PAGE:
We are able to enjoy our birthdays and holidays and we are able to freely enjoy the food, the music, the dancing and the joy of celebrating with our loved ones.

I never, never thought I would thank you, but because of you every Mexican is increasingly coming together.

Joining a united front against this huge drug war and against each of you... and in record numbers

We will continue to defy you, to fight you, and we will report you, we will continue to call you on every barbaric situation.

We know where you live, where you eat, the cars and trucks that you drive, we know your friends and who you like to hang out with... we even know who your children, wives and families are.

You are incredibly ignorant to believe that you are somehow untouchable.

You, your falcons, regional commanders, territory chiefs, other sicarios and kidnappers and all of your entire organizations will one day face the ultimate justice.

That is the only thing that I can guarantee.


For our family the fate of our loved one Rodolfo Acosta Benavidez was imposed through a failed Mexican government and a deaf mute society.

Where its citizens no longer speak of or listen to each others supplications for help.

Minutes turn into hours and hours into days, each filled with confusion, silence, powerlessness, rage and more hell.

Painful emptiness that transforms itself into an abyss - where Faith seems to begin waning.

The ransom was paid!

The pact was broken.

A promise of a safe release and with it all credibility was vanquished.

So the streets remain filled with their walking dead.

Whose own reality is questionable... they too no longer believe what exists around them.

Perhaps we have all been guilty!

We close the window shut when we hear a neighbor arguing, but who might have needed our help.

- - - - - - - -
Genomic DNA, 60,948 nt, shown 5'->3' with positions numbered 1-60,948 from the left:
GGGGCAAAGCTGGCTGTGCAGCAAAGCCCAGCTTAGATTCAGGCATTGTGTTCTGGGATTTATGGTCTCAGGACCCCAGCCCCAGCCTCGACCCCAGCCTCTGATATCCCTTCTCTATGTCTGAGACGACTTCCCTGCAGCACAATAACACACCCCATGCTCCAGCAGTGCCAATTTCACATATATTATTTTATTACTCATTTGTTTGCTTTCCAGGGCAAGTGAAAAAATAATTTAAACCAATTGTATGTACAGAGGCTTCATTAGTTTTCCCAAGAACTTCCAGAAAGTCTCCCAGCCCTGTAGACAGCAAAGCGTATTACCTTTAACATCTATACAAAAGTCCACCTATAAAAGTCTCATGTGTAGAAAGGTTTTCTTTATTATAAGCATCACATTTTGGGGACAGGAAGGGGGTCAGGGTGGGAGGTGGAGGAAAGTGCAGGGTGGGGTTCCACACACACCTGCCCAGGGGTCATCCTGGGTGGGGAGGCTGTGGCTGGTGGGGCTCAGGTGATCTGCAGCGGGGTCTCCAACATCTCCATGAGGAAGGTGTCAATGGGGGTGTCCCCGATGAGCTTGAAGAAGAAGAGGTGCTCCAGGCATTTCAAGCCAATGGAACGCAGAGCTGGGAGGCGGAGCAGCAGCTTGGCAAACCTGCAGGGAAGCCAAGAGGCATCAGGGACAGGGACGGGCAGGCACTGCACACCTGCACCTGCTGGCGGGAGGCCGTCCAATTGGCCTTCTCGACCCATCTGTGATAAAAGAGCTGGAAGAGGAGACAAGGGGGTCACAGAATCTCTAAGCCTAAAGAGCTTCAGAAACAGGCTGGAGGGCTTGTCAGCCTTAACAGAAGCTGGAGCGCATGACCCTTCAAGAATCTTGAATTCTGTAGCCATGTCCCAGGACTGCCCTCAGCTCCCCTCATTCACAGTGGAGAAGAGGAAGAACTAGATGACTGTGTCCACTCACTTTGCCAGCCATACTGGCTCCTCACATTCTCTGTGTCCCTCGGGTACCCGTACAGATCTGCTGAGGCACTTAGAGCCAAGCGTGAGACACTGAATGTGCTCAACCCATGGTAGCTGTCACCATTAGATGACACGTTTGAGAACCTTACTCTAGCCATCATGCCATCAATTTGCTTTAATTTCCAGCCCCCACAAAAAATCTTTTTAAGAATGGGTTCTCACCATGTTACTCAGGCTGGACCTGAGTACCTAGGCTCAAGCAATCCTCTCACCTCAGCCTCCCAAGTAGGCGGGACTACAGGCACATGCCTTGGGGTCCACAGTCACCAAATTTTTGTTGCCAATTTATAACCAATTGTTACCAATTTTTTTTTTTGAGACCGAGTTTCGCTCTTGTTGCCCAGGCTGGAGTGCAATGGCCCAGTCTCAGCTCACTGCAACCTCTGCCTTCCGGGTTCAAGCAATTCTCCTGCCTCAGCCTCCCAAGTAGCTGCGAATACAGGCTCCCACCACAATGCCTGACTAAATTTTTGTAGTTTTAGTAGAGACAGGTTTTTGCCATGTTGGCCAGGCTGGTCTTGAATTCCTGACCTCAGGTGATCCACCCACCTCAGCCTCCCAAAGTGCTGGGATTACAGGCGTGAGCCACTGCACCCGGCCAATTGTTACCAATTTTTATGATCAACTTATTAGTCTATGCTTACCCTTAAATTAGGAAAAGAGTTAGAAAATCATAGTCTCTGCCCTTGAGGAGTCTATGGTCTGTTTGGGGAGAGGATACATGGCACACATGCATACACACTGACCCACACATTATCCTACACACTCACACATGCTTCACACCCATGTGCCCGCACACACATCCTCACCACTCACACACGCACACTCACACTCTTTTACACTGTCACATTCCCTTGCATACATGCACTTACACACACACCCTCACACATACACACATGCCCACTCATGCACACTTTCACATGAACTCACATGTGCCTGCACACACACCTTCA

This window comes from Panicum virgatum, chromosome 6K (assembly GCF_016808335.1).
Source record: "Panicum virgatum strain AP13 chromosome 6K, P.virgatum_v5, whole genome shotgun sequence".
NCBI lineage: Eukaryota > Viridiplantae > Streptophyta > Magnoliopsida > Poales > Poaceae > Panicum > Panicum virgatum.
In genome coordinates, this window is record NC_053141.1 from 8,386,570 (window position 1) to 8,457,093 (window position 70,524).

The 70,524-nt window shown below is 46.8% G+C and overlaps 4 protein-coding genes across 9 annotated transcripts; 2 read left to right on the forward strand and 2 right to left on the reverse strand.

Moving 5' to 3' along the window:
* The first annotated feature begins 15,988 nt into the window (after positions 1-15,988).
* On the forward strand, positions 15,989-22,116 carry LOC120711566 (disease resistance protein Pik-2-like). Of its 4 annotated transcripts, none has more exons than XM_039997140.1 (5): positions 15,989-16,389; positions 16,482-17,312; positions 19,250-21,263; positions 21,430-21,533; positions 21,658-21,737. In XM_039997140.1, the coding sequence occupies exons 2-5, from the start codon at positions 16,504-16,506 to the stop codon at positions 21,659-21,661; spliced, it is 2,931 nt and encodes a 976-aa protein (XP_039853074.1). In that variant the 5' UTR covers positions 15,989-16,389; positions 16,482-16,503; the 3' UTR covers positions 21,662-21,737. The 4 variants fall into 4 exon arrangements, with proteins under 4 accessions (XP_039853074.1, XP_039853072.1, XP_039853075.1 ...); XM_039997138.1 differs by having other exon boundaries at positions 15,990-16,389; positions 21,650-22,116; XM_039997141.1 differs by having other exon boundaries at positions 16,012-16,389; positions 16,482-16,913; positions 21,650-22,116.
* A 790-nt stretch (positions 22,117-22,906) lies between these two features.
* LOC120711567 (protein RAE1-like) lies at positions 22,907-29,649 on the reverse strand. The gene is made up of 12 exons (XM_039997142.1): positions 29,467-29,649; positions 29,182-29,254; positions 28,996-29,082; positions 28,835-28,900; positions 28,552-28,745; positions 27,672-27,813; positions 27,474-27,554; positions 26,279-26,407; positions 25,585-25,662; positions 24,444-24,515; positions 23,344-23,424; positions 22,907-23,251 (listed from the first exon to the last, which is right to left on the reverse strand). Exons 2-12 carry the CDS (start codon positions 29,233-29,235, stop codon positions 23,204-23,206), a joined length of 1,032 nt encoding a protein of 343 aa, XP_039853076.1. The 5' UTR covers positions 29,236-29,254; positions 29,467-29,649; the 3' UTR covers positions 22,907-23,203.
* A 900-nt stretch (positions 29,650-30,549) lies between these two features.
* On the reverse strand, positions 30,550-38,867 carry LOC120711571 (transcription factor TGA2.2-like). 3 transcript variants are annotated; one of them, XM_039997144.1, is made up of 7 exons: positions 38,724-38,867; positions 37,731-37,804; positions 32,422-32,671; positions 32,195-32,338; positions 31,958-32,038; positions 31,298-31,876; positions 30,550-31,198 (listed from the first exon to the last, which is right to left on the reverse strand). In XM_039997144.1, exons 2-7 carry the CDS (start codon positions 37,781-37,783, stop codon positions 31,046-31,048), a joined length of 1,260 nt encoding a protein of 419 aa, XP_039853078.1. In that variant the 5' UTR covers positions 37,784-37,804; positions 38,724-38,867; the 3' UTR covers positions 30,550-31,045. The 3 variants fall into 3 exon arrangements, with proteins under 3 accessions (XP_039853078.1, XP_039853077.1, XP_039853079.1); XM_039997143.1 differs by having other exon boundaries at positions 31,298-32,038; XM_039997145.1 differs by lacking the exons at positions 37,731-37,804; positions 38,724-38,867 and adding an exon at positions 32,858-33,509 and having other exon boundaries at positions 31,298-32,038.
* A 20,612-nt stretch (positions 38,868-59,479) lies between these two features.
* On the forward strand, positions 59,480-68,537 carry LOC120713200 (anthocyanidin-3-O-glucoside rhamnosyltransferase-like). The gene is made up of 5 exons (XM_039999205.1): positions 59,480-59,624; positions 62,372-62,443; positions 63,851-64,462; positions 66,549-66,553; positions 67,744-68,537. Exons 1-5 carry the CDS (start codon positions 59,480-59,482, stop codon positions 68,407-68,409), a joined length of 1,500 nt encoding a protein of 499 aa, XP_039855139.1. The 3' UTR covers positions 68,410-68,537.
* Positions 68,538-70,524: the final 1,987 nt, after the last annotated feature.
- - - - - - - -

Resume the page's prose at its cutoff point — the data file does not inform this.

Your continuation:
We turn our backs to the brother who needs a hand up.

We look the other way without ever looking back.

We minimize the bad and allow it to happen.

We do nothing.

We work at forgeting by closing our eyes.

But what will happen when we finally open our eyes?

Will we recognize the colors of trust, peace, tranquility and justice?

How much of the positive will we remember?

How much will we recognize?

Will it be too late?

How much of the good will we have forgotten?

Will we ever be able to find meaning in this life again?

We must not allow this inept and corrupt government to remain unnaccountable.

We must not allow its citizens to remain silent.

We must not be that society, the one that does not hear the pleas.

We must not allow them to impose a death sentence on us.

We don't want their imposed destiny.

We DEMAND our own.

We have grown tired of living in the valley of the dead and the desperate.

A life of lost faith.

Where justice is deaf...

We must not allow the death of Roberto Urrea and now Rodolfo, like so many other innocents before them to go unpunished.

If we do, then they all will have died in vain.

We must demand justice, stop the hatred, drug crimes, corruption, kidnappings and the murdering of the innocent.

Never to allow any family to relive this nightmare and reside in this HELL.

We must have courage and conviction.

We must have faith, sow hope but demand justice.

Let's quit closing the windows, stop turning our backs and acting as if we do not see.



Our Mexico deserves a just government, a fair one, where citizens are heard, where its people can live safely and where families can thrive.

Where people do not keep silent or worse fear speaking up.

To keep quiet in front of an injustice is accepting all injustice.



This abduction happened in day light on a busy intersection, with aprox. 50 witnessess including several public works city employees that were just 15 feet away. With over 6500 soldiers and 4000 state and federal police patrolling the streets. The first police car arrived within minutes and gave chase only to have that patrol car run out of gasoline. No one saw anything. Fear paralyzes and blinds. Since January, Juárez has had 2,006 homicides that authorities said are connected to the cartel wars. Silence kills.

By Dr Tomas

Rodolfo Acosta Benavidez was abducted on Tuesday, August 31, 2010 as he drove to his job as Dean of the University Center of Ciudad Juarez.

According to police reports he was murdered soon after he was abducted. The authorities recovered his body Tuesday evening but failed to inform his family.